From an 18th-round draft pick in 2012 to impact player on a title contending team, that is what David Bote has become over the last six years. Bote, who is filling in for an injured Kris Bryant, has performed rather well in his short major league stint. Over 29 games entering play on Tuesday, Bote was slashing .328/.419/.508 with two home runs and 11 RBI.
In addition to his solid body of work at the plate, Bote has played error-free baseball across three different positions (third base, second base and first base) so far this season. Of his 148 total defensive innings prior to play on Tuesday, 118 of them had come at the hot corner, the position Bote received the start at against the Kansas City Royals.
That start paid off for Joe Maddon and the Cubs as Bote drove in three runs, propelling the Cubs to a 5-0 victory.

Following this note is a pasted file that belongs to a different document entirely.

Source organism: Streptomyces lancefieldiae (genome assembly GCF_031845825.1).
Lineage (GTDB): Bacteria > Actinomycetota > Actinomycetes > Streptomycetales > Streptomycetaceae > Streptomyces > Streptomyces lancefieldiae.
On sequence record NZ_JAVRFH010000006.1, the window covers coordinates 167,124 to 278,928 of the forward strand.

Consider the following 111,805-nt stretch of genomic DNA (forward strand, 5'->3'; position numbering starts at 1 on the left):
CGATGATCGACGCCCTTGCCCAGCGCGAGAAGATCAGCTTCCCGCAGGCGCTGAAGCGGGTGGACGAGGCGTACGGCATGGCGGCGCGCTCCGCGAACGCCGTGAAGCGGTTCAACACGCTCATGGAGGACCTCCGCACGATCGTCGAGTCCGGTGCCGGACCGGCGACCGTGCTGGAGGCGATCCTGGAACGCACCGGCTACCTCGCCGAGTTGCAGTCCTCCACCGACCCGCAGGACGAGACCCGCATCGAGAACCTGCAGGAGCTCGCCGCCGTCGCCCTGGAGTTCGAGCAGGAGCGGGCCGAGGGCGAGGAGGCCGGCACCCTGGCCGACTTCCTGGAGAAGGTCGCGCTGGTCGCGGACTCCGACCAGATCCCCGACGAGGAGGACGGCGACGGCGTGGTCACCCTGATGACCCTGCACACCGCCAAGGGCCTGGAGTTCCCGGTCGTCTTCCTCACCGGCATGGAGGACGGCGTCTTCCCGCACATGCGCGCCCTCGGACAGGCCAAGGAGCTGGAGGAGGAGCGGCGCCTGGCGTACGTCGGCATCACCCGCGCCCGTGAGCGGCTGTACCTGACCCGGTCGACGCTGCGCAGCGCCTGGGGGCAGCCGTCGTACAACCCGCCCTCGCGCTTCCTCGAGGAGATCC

While the sample size is rather small, just 61 at-bats, Bote has not displayed much ability to spray the ball around the entire field. Entering play, 25-year-old was sporting a 17.4 percent opposite field contact percentage while at the same time posting a 45.7 percent pull rate. That, combined with his solid 41.3 percent hard hit rate, means a lot of balls off Bote’s bat have been directed toward left field and the left-center field ally.
On Tuesday, however, that would not be the case. After Anthony Rizzo flied out to begin the ball game, the Cubs put two runners on with a Javier Baez single and Ben Zobrist double. With runners on first and second following a fielder’s choice, Bote stepped to the plate batting fifth.
With an RBI chance in front of him, Bote used the entire field, pumping a pitch from Royals’ starter Brad Keller over the head of the right fielder for a two-run, bases-clearing triple.
Just 30 games into his big league career, Bote had already logged five doubles and two home runs, but never a triple. With the aforementioned three-base hit in the top of the first inning on Tuesday, Bote recorded his 12th and 13th career RBI and first career triple.